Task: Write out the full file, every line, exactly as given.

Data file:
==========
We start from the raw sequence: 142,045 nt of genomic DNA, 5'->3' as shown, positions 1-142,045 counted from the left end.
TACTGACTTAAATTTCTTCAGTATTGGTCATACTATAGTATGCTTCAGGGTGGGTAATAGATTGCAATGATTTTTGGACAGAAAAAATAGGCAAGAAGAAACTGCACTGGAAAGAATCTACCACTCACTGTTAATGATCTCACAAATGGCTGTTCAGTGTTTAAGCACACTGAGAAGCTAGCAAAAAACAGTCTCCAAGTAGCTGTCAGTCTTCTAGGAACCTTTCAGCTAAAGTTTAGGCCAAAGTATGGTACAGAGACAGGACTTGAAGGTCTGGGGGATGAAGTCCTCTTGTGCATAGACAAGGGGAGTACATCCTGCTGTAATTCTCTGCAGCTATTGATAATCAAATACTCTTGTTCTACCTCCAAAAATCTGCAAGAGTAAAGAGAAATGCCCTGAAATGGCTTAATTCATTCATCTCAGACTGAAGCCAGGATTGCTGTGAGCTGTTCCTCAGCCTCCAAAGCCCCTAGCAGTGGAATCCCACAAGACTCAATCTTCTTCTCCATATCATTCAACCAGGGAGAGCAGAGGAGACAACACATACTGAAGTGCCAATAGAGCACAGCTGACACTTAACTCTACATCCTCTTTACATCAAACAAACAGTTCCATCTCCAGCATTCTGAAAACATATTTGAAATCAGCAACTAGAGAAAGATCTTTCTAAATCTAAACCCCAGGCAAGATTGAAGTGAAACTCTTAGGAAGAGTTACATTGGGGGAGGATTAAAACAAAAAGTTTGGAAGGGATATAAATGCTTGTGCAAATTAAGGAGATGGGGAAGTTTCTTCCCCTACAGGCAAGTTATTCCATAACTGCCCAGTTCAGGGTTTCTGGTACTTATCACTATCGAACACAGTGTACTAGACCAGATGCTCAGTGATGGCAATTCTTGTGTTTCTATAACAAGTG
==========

We start from the raw sequence: 142,045 nt of genomic DNA, 5'->3' as shown, positions 1-142,045 counted from the left end.
TACTGACTTAAATTTCTTCAGTATTGGTCATACTATAGTATGCTTCAGGGTGGGTAATAGATTGCAATGATTTTTGGACAGAAAAAATAGGCAAGAAGAAACTGCACTGGAAAGAATCTACCACTCACTGTTAATGATCTCACAAATGGCTGTTCAGTGTTTAAGCACACTGAGAAGCTAGCAAAAAACAGTCTCCAAGTAGCTGTCAGTCTTCTAGGAACCTTTCAGCTAAAGTTTAGGCCAAAGTATGGTACAGAGACAGGACTTGAAGGTCTGGGGGATGAAGTCCTCTTGTGCATAGACAAGGGGAGTACATCCTGCTGTAATTCTCTGCAGCTATTGATAATCAAATACTCTTGTTCTACCTCCAAAAATCTGCAAGAGTAAAGAGAAATGCCCTGAAATGGCTTAATTCATTCATCTCAGACTGAAGCCAGGATTGCTGTGAGCTGTTCCTCAGCCTCCAAAGCCCCTAGCAGTGGAATCCCACAAGACTCAATCTTCTTCTCCATATCATTCAACCAGGGAGAGCAGAGGAGACAACACATACTGAAGTGCCAATAGAGCACAGCTGACACTTAACTCTACATCCTCTTTACATCAAACAAACAGTTCCATCTCCAGCATTCTGAAAACATATTTGAAATCAGCAACTAGAGAAAGATCTTTCTAAATCTAAACCCCAGGCAAGATTGAAGTGAAACTCTTAGGAAGAGTTACATTGGGGGAGGATTAAAACAAAAAGTTTGGAAGGGATATAAATGCTTGTGCAAATTAAGGAGATGGGGAAGTTTCTTCCCCTACAGGCAAGTTATTCCATAACTGCCCAGTTCAGGGTTTCTGGTACTTATCACTATCGAACACAGTGTACTAGACCAGATGCTCAGTGATGGCAATTCTTGTGTTTCTATAACAAGTG